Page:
The year was 1961, and the group had scheduled a three-day recording session—but it turned out that the budget shrank each day, so the band had to follow suit. On the first day the horn section comprised four trumpets; on the second day Palmieri could afford only two trumpets and two less-expensive trombones; and on the third day he had to settle for a single trombone and a flute.
For a few months after the record was released, Palmieri barked in the street outside the small Midtown Manhattan club where La Perfecta was playing, trying to divert foot traffic from the nearby Palladium Ballroom where his more famous rivals were performing. “Not there, folks!” he remembers shouting, “Over here, folks!” But soon La Perfecta was hot, and Palmieri’s guerilla tactics paid off with a 90-day Palladium booking.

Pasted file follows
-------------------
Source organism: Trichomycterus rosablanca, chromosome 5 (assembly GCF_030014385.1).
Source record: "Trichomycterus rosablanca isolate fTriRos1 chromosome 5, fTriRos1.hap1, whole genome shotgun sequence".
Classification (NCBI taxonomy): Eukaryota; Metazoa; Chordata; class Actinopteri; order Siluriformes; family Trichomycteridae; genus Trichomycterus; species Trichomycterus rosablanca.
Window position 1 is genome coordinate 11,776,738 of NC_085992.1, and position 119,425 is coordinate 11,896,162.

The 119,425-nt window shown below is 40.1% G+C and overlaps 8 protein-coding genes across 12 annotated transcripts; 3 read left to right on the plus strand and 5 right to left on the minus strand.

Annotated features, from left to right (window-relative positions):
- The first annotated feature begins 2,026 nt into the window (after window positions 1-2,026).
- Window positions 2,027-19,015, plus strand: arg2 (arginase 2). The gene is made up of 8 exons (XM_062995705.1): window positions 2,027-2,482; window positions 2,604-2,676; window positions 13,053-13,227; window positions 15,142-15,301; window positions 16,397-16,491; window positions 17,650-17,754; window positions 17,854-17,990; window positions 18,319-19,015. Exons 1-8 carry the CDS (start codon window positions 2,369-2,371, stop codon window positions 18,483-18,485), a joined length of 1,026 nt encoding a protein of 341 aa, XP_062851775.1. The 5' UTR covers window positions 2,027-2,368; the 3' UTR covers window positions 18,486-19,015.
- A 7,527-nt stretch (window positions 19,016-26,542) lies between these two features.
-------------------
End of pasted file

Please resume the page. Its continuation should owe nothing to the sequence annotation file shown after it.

This according to “Eddie Palmieri: Rebellious perfection” by Giovanni Russonello (JazzTimes XLIII/1 [January–February 2013] pp. 28–33).
Today is Palmieri’s 80th birthday! Above, the group’s first album; below, a more recent incarnation of La Perfecta, still featuring a modest brass section and a flute.